In May, Mr. Velasquez’s union protested at the shareholders’ meeting of R.J. Reynolds, one of the largest purchasers of North Carolina tobacco. He is urging the company to require growers to assure freedom of association, without fear of retaliation, to ease the way to unionization.
David Howard, an R.J. Reynolds spokesman, said that the company had pushed growers to improve housing and training to comply with labor laws, but that it was resisting what it considered unreasonable demands from the union, known by its acronym, FLOC. “R.J. Reynolds cannot protect freedom of association by compelling growers to collectively bargain with FLOC, no matter how many times FLOC asks us to do so,” he said.
The Equitable Food Initiative is pursuing a different approach. At farms that have agreed to abide by the initiative (now independent of Oxfam America), substantial training on food safety is provided, coupled with higher pay to motivate workers and reduce turnover. At each participating farm, a leadership committee that includes top managers as well as migrant laborers is supposed to air any problems, like abusive crew leaders and threats of bacterial contamination.
So far, 12 growers have joined the initiative, but just six of their farms, starting with a California strawberry farm, have been certified, covering 2,000 workers. The group hopes to certify 100 farms over the next few years.
Kurt Schweitzer, president of Keystone Fruit Marketing, is proud that his company’s Vidalia onion farm in Walla Walla, Wash., which supplies Costco, has been certified. He said the workers had received extensive training and were paid at least $15 an hour. “This really shows these workers that their jobs are important,” he said.
“I love the whole concept that Costco or Walmart are going arm-in-arm down the aisle, saying we have a responsibility and want to work with you, rather than just saying, give us a once-a-year audit and we know things are fine, and we’ll put our blinders on,” Mr. Schweitzer said.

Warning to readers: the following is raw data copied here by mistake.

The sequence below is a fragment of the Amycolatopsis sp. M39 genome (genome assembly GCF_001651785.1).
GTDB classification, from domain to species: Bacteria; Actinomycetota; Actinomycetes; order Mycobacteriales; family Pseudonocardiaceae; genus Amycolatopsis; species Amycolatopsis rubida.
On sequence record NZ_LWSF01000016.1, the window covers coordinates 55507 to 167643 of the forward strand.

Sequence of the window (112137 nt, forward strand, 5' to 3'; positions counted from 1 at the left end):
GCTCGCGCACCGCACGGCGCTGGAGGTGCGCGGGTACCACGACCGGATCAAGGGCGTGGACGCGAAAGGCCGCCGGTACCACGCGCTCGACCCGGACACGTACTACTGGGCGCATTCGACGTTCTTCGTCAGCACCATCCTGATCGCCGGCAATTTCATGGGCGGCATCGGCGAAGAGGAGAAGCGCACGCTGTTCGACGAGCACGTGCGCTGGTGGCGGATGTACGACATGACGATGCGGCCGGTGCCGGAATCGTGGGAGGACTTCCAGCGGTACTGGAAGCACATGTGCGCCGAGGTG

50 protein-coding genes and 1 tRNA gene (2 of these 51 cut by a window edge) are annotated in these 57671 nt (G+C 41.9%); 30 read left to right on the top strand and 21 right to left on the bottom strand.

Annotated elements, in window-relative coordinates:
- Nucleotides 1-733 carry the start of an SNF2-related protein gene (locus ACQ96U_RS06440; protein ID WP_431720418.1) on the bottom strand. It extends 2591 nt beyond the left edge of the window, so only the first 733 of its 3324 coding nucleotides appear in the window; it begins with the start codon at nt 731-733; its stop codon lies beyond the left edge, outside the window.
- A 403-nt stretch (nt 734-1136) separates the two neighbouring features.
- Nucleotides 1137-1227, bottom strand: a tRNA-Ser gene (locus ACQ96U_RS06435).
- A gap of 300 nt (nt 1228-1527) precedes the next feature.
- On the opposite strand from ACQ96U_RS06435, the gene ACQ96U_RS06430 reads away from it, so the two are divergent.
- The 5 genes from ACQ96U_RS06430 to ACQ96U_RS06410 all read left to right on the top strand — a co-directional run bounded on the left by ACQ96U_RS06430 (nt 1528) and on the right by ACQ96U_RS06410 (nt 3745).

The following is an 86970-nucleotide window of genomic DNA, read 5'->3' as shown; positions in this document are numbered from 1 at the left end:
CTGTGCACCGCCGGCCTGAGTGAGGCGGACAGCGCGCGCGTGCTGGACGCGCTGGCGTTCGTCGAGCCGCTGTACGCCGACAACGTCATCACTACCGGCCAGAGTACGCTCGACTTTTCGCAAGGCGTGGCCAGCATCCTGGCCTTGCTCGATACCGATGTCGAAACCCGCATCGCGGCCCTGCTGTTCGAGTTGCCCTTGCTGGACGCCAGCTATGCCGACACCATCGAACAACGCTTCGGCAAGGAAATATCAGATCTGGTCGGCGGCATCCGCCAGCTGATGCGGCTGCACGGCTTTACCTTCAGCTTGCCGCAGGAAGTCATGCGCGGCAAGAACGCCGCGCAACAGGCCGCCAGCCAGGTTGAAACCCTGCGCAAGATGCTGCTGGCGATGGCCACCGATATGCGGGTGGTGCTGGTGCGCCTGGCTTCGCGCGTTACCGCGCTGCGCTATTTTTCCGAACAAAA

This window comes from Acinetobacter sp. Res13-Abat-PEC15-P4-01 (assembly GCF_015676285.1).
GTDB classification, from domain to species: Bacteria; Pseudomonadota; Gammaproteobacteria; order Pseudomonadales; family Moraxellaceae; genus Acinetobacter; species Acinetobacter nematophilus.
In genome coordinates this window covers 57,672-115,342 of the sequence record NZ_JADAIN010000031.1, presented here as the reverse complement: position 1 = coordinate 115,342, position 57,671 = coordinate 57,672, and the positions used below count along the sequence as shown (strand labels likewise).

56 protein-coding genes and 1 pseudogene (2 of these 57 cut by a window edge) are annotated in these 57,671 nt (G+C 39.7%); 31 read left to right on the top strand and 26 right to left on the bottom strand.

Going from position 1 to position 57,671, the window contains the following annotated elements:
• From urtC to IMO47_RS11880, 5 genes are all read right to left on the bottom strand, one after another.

In Vermont, not every farmer is as enthusiastic. Many dairy farmers say they feel beleaguered — most of all from seesawing milk prices, but also from environmentalists, animal rights activists and now labor groups.
Tom Gates, a manager at St. Albans Creamery, a cooperative of about 430 farms in Vermont that supplies Ben & Jerry’s, said the farmers shared the ice cream maker’s vision of treating workers well. He notes that at most dairy farms, the owners work side by side with the migrant workers. “Some groups think farmers don’t value their labor — nothing could be further from the truth,” he said.
Migrant Justice, Ben & Jerry’s and the farmers still have many issues to thrash out. On farms with only two or three migrant workers, for example, it might not be so easy to give workers one day off each week because cows need to be milked three times a day.
But Victor Diaz, a dairy laborer from Mexico who works 12 hours a day, seven days a week, expressed optimism that things would soon get better.
“Ben & Jerry’s is feeling the pressure from many people,” he said. “If it wasn’t feeling all that pressure, everything would just remain the same.”